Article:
About a week ago, I had the great pleasure to be a guest on a Chicago radio program called Wordslingers. Kurt Heintz, a Chicago poet and proprietor of the e-poets network, was the guest host that night, and so he invited me to join him, to read from my work and talk with him, for an hour on a Sunday night of live radio. Of course, I would not be the only guest. He told me that he would invite at least one other person, and that was that. A few days before the program, he emailed to say that a hip-hop poet named Precise would also be there. "Arrive about a half hour early," he wrote, so we would have time to settle in before air time. And so I did.When I walked into the studio--a really wonderful room on the downtown campus of Loyola University--Kurt was there with a man who looked like this (the one on the right). Except he had a knit hat on, pulled down on his forehead. That is Precise, but at that moment when I walked in, I didn't know who he was.
"Susan," Kurt said, "this is Precise." And vice versa. I looked at him, and he looked at me. And if his mind works anything like mine, he might have been wondering how the two of us had happened to come together in this room. This is me.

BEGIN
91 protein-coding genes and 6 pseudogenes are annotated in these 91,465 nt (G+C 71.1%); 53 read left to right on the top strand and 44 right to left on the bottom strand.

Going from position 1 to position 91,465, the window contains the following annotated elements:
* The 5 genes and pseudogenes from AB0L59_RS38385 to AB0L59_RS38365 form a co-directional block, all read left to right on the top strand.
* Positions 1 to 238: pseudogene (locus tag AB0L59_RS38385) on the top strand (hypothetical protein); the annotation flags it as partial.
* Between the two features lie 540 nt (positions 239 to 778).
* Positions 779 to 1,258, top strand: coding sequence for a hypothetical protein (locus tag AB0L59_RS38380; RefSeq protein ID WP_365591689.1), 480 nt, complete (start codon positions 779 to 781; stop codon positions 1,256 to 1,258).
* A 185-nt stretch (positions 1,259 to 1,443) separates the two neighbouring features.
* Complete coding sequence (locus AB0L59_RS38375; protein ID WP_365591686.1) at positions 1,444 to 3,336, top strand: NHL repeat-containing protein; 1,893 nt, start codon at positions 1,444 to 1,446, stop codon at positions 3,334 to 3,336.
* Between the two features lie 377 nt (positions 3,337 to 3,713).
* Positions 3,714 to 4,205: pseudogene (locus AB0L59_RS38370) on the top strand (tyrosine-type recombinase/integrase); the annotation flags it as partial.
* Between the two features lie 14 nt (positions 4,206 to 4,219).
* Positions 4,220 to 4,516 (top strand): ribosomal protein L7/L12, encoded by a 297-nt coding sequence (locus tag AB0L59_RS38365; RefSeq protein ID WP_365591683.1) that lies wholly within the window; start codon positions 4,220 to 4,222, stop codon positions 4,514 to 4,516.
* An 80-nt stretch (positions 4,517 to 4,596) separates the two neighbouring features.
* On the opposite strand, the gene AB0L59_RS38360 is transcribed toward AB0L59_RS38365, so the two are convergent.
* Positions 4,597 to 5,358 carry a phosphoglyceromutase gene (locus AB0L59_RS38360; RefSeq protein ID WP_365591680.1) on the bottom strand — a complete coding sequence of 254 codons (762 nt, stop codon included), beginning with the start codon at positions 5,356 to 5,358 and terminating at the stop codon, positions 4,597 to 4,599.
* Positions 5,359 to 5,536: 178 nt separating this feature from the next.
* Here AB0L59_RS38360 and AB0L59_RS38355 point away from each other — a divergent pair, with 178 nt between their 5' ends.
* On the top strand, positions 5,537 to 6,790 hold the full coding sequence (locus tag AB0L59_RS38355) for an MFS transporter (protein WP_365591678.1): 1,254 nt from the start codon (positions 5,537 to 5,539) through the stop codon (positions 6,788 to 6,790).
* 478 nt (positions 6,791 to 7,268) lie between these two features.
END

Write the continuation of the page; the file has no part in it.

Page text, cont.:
To cut to the chase, we had a wonderful time that night. Shelley Nation, the show's producer came in, and she and Kurt knew how to make us both feel comfortable and honored, and how to keep things moving in an interesting way. I admired Precise's work and especially his cool style of delivery, the fact that he came on live radio to preform and didn't even bring a piece of paper (whereas I was laden with my novel and notebook and a folder full of possibilities for my reading). We talked about this difference in performance style and many other things. Precise is from the south side of Chicago, and his family is from Haiti, and he is working toward hope in the midst of multiple losses. Kurt did not know ahead of time that one of my novel's central concerns is race and intersections between races, generations, religions, neighborhoods, and so on, so this was a surprising and highly compatible intersection between Precise and me.
My hope is that Precise and I can together host a literary event. I don't know where or when or what it would be, but wouldn't it potentially be a great coming-together of diverse audiences? It's so unusual (at least in my life) to have opportunities to reach across the gulfs of race, age, style--to sit in the same room, just people. Reading, talking, laughing.
Hmmm. We both look pretty serious in those photos--like we're waiting for something to happen? Maybe we're not so different after all. Thanks, Kurt, and thanks Shelley, for this great program and for bringing us together.